In a family where a parent is incarcerated the impact on a child can be traumatic. The separation causes stress on relationships, emotional and mental strain and financial hardships that can leave a lasting impact on a child’s overall well-being. The need for communities to come around these families to provide support and guidance through this time is crucial.
Annie E. Casey Foundation’s report A Shared Sentence: The Devastating Toll of Parental Incarceration highlights these impacts on kids, families and communities along with solutions to some of the challenges. In America, over five million children have a parent incarcerated or have had a parent incarcerated at some point in their lives. In some states, like Kentucky, the percentage is as high as 13% with kids of incarcerated parents. This not only takes a toll on the child or family but the community as a whole draining resources and hindering opportunities to move out of poverty.
Senator Tim Scott (R-South Carolina) and Senator Cory Booker (D-New Jersey) recently came together to host a briefing on Capitol Hill to highlight the report and discuss the impacts and potential fixes for children of incarcerated parents. Senator Scott shared part of his own personal story growing up in poverty in South Carolina with a single mom. He said, “I just learned very quickly how easy it is to get off track… Living in one of the more difficult ZIP codes in our country, too often the experience is that your better friends end up either incarcerated or in the grave.”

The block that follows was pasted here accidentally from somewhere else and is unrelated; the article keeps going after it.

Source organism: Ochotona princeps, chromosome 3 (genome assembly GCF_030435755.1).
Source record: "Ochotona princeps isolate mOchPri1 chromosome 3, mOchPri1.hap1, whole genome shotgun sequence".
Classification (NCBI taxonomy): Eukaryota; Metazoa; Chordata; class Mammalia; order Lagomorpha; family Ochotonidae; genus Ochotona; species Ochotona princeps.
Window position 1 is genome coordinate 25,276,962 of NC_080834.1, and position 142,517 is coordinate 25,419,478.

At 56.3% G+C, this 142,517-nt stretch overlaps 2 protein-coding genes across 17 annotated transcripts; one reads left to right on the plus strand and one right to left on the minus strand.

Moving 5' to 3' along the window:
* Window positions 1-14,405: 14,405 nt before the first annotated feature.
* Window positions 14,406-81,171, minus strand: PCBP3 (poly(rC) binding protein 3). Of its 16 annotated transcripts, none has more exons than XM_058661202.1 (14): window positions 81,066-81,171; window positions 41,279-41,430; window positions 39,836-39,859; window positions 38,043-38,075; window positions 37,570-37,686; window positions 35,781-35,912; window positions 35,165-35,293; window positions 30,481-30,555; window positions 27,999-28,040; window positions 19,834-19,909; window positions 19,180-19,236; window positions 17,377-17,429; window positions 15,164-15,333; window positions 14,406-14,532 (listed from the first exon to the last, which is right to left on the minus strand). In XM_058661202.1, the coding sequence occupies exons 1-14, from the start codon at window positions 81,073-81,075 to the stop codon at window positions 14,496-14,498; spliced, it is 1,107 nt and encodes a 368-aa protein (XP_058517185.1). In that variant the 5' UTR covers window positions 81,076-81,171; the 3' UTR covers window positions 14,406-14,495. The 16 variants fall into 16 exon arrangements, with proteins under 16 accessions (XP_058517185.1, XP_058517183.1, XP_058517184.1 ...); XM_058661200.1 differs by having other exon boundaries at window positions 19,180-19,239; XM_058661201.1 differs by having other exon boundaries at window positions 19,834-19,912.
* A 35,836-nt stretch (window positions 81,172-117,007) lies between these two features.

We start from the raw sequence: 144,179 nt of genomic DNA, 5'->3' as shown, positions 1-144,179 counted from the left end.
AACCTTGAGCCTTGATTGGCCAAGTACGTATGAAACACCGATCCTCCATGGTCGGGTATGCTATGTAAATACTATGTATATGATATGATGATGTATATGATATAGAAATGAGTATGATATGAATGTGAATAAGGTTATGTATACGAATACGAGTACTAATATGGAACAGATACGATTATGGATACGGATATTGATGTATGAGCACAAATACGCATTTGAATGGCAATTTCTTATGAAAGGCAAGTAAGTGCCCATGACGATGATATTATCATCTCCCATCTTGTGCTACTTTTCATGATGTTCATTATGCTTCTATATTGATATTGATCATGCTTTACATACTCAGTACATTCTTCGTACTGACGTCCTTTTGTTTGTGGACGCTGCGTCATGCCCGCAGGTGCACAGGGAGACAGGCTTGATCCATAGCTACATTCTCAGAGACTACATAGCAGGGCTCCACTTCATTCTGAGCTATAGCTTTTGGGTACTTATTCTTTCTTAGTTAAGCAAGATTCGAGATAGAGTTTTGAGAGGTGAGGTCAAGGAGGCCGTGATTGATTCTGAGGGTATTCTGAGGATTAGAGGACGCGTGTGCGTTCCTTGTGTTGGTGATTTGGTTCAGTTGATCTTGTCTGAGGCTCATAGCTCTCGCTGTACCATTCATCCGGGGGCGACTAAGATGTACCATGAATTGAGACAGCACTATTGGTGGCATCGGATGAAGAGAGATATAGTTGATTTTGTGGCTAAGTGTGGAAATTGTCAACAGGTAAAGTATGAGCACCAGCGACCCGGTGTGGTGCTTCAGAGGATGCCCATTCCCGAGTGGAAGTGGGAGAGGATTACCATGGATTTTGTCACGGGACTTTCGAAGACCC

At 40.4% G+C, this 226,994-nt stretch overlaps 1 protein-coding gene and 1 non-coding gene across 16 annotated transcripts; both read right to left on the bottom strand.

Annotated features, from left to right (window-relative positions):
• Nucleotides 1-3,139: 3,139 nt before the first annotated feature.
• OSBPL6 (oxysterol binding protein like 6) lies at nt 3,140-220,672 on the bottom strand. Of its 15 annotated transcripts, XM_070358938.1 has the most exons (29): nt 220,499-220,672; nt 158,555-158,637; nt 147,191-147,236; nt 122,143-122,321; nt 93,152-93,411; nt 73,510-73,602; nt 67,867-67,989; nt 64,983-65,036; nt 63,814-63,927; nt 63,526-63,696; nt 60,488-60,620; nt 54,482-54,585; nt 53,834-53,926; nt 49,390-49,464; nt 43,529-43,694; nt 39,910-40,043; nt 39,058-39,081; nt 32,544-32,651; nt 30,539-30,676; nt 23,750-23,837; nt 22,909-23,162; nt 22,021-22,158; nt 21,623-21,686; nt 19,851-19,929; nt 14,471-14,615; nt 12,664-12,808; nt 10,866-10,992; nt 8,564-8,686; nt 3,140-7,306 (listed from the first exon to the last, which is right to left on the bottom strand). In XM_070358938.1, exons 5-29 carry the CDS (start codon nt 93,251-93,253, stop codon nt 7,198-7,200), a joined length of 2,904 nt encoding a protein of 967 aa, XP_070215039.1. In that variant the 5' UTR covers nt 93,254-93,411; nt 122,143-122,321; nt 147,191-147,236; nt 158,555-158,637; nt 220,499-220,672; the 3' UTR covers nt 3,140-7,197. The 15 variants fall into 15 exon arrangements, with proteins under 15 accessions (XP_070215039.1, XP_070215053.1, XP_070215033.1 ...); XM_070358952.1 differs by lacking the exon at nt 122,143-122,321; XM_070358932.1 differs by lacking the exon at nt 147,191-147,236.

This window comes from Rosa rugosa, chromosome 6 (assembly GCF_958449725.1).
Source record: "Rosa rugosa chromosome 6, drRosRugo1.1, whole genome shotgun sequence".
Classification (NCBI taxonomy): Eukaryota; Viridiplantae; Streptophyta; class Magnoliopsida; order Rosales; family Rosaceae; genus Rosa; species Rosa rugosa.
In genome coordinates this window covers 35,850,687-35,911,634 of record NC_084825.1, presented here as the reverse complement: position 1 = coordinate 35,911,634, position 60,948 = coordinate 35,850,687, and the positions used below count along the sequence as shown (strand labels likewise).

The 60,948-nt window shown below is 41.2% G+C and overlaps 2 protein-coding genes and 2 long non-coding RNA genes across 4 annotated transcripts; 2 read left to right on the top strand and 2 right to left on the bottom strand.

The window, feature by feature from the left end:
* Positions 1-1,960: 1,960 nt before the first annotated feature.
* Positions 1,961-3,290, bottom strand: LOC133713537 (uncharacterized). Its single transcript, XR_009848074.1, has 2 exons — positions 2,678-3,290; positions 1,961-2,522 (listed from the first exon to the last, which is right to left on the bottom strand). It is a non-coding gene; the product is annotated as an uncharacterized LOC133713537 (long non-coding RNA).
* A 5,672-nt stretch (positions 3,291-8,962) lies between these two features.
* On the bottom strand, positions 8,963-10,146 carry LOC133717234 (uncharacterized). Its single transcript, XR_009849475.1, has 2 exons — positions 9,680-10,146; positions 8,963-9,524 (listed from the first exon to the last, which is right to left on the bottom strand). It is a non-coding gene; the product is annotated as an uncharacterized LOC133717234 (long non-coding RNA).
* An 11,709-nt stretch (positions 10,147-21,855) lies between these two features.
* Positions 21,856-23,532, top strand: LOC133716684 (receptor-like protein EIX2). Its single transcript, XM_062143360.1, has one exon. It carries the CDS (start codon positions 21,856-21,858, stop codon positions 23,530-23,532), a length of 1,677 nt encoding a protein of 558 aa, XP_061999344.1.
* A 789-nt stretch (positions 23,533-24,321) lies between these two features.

Senator Scott described his recent visit of a prison on the day that kids were seeing their parents, many of them meeting their parent for the first time. One father was part of a program in which inmates are asked to write a letter to their children asking for forgiveness for their mistakes. Scott described seeing that father meet his daughter for the first time. He said, “these parents have gone through this painful process of understanding where they are and what that does to their kids and explaining to their kids how much they love them… Love at first sight can not be understood until you are in that room, watching that dad follow his daughter in the crowd and watching these kids run towards their dad.”
Senator Booker also discussed the impact incarceration has on children and the need for change with mass incarceration especially for nonviolent offenders. He said, “what happens when you have that massive increase in incarceration for adults is you have that massive impact on the children that are left behind. What’s happening is unconscionable in our country, and we’re damning another generation.” Booker is working to overhaul the criminal justice system by reducing the length of mandatory minimum sentences for non-violent offenders, ban solitary confinement for juveniles and bolster programs to reduce recidivism, among others.
Together, Scott and Booker are working on a handful of bipartisan solutions to provide more opportunities for those living in low income communities. Scott discussed his Opportunity Agenda, which he referred to as the “Matthew 25 approach” helping the poor, the thirsty, the hungry, the widow. His initiative for “distressed communities” provides legislative solutions to alleviate poverty through educational opportunities and economic growth through apprenticeship and job training programs. At the briefing Scott related his experience with the families at the prison to his agenda saying, “If we are going to translate that experience into a legislative agenda so that those kids typically without their fathers have a chance to experience their maximum potential. I feel like there is not a higher call as a public servant to give these kids who deserve the best, the brightest and greatest of opportunities for their future.”
For more video highlights from the briefing see on AECF’s Spotlight: